Lightbulbs 101 - An Overview of the Common Lightbulb


I just had some canned lighting installed at my home and boy, what a difference it makes. Our home lacked overhead lighting in all the bedrooms so adding the lights was well worth the investment. There are quite a few things to consider when choosing your lighting but one big one is....the lightbulb!


Common types of lightbulbs

  • LED - Most energy-efficient and long-lasting but also the most expensive

  • CFL - Contain mercury and must be disposed of properly

  • Tungsten incandescent - Least efficient and cheapest but 90% of the energy consumed by an incandescent bulb is lost as heat

Brightness: Light output is measured in lumens, not watts. A 60-watt incandescent bulb provides roughly 800 lumens: 40W, 450 lumens; 75W, 1100 lumens; 100W, 1600 lumens; 150W, 2600 lumens.


Energy Used: The amount of electricity that a lightbulb consumes is measured in watts.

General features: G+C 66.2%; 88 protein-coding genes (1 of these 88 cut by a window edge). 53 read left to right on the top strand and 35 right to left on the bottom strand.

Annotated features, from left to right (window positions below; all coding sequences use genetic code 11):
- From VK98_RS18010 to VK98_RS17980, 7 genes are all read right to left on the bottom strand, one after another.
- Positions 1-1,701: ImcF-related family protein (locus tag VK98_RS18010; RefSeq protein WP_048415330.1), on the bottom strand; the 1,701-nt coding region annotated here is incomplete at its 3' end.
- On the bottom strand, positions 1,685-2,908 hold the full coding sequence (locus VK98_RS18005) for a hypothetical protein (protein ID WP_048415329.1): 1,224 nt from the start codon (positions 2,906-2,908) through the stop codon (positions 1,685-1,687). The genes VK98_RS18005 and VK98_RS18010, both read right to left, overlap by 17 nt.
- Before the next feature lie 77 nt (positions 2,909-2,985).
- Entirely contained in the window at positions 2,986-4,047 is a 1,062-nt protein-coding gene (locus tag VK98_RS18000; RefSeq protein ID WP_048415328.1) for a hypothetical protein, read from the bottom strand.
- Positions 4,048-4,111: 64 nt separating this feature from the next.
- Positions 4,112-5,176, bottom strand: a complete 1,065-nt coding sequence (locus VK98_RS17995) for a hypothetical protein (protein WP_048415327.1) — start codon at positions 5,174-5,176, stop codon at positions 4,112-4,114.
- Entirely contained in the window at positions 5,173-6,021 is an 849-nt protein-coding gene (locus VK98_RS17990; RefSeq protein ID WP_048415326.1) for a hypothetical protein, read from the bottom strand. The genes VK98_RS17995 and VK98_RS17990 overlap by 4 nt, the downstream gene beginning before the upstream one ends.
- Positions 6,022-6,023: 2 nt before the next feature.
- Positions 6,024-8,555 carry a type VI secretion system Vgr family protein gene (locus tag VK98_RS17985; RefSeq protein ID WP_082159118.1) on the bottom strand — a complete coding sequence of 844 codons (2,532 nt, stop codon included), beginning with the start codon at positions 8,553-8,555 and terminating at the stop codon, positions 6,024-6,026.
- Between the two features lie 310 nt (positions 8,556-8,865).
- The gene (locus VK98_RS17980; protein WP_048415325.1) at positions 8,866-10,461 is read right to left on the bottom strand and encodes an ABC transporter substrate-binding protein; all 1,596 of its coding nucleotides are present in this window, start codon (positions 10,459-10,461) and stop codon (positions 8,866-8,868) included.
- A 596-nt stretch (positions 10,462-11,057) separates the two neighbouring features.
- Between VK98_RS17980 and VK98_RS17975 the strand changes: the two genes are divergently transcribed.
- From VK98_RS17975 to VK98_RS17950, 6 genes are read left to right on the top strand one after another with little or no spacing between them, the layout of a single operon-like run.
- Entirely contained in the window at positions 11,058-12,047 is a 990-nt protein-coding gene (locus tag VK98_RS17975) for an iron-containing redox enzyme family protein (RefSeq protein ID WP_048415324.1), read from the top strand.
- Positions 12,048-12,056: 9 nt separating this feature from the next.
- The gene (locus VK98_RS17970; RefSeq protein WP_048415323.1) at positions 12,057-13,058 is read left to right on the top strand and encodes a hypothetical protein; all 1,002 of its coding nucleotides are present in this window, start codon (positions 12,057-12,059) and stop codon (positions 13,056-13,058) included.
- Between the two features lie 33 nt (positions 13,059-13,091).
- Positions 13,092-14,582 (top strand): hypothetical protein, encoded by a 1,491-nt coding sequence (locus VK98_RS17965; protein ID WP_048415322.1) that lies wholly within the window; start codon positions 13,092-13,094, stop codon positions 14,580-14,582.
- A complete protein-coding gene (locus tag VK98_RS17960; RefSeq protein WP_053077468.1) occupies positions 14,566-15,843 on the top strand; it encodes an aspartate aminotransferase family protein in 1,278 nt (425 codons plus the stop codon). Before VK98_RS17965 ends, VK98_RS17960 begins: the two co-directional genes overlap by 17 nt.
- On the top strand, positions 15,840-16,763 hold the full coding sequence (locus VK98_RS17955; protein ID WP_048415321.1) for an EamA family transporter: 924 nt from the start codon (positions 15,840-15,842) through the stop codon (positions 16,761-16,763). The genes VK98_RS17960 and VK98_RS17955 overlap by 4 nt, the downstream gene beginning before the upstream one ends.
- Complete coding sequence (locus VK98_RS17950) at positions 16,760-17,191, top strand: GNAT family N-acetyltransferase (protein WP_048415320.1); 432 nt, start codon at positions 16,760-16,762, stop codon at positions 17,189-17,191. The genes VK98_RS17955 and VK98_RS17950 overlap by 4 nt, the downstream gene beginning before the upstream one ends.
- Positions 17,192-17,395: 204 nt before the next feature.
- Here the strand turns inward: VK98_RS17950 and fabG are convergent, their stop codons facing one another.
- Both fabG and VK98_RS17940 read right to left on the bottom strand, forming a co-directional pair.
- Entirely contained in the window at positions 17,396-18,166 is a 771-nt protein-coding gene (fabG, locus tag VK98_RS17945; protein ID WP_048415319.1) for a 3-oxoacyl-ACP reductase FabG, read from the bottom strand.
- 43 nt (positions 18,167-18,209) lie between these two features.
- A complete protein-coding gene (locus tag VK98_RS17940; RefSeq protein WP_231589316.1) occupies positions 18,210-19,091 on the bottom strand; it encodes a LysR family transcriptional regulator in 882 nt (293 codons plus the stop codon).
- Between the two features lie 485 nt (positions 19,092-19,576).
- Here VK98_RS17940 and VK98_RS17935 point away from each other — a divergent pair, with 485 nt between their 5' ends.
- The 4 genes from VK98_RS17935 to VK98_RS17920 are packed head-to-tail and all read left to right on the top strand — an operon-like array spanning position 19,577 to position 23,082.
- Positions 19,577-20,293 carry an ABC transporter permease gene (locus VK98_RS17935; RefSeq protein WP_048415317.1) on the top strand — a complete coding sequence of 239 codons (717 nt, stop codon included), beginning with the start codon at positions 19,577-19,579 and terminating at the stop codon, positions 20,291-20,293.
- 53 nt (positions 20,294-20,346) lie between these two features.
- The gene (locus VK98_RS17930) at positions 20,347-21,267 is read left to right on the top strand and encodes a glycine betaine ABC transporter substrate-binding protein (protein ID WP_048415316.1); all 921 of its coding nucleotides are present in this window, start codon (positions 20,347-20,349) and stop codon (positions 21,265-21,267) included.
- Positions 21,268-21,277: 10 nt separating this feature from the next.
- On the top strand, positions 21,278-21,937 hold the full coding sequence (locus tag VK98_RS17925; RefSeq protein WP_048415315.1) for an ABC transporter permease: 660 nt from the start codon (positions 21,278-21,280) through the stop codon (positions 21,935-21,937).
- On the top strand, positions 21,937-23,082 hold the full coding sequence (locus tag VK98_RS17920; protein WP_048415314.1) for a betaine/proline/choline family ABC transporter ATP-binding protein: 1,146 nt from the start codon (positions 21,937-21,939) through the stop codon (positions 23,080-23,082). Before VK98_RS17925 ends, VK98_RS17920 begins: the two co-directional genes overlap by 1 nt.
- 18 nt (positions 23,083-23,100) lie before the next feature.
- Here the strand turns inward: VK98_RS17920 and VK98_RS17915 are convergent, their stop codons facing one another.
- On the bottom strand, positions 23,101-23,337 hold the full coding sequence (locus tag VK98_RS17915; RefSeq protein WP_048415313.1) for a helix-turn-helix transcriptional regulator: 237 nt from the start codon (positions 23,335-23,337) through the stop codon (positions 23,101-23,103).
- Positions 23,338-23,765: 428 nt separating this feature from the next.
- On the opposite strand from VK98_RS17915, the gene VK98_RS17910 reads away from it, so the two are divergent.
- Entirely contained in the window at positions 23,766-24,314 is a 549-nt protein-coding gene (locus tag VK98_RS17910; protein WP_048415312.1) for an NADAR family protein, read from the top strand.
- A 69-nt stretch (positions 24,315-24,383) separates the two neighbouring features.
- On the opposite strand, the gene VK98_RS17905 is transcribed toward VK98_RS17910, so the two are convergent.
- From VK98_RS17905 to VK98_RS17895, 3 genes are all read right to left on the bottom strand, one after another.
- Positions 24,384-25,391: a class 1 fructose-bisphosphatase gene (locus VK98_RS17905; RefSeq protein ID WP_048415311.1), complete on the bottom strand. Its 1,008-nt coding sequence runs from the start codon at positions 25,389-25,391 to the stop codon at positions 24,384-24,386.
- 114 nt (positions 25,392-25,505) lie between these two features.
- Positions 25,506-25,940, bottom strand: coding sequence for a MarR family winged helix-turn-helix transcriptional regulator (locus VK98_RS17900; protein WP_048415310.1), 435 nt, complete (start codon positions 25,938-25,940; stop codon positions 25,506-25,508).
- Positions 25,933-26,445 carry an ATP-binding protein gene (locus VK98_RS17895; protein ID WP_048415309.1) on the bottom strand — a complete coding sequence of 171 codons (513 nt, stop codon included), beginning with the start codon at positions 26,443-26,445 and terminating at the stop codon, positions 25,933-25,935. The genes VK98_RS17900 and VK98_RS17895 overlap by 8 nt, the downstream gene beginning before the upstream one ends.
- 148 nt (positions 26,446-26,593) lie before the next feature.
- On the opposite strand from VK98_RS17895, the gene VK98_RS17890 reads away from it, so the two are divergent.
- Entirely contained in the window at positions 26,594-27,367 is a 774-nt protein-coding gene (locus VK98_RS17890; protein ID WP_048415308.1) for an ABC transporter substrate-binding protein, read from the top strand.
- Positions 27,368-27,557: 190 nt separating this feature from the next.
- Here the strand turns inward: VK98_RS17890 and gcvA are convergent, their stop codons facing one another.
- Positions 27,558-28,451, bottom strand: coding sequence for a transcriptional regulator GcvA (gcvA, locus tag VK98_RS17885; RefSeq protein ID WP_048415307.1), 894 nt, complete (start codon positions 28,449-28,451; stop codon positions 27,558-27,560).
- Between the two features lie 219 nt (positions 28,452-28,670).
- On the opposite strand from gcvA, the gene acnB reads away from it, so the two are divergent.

• A 60W tungsten bulb consumes 60W.

  • An 800-lumen LED bulb (equivalent to the 60-watt tungsten) uses approximately 14W of electricity.

Light Appearance: Light appearance refers to the “color” of the white light. Light color is represented in Kelvin, a temperature measurement.

  • 2700K is roughly the equivalent of a tungsten bulb. Warm & cozy. Great for living rooms and bedrooms

  • 3000K roughly the equivalent of a halogen bulb. Crisper and good for functional light in kitchen and bathrooms

  • 4500K considered equivalent to daylight, and appears blueish. Great for garages and laundry rooms.

My pet peeve......Mismatched light color. A bedroom with 2700K lighting at the ceiling and 4000K in the nightstand lamp looks awkward and can be very noticeable.


Color Rendering: This measurement is important when illuminating artwork or when highlighting decor. Low CRI ratings make the colors in a room seem flat, while high CRI makes color pop.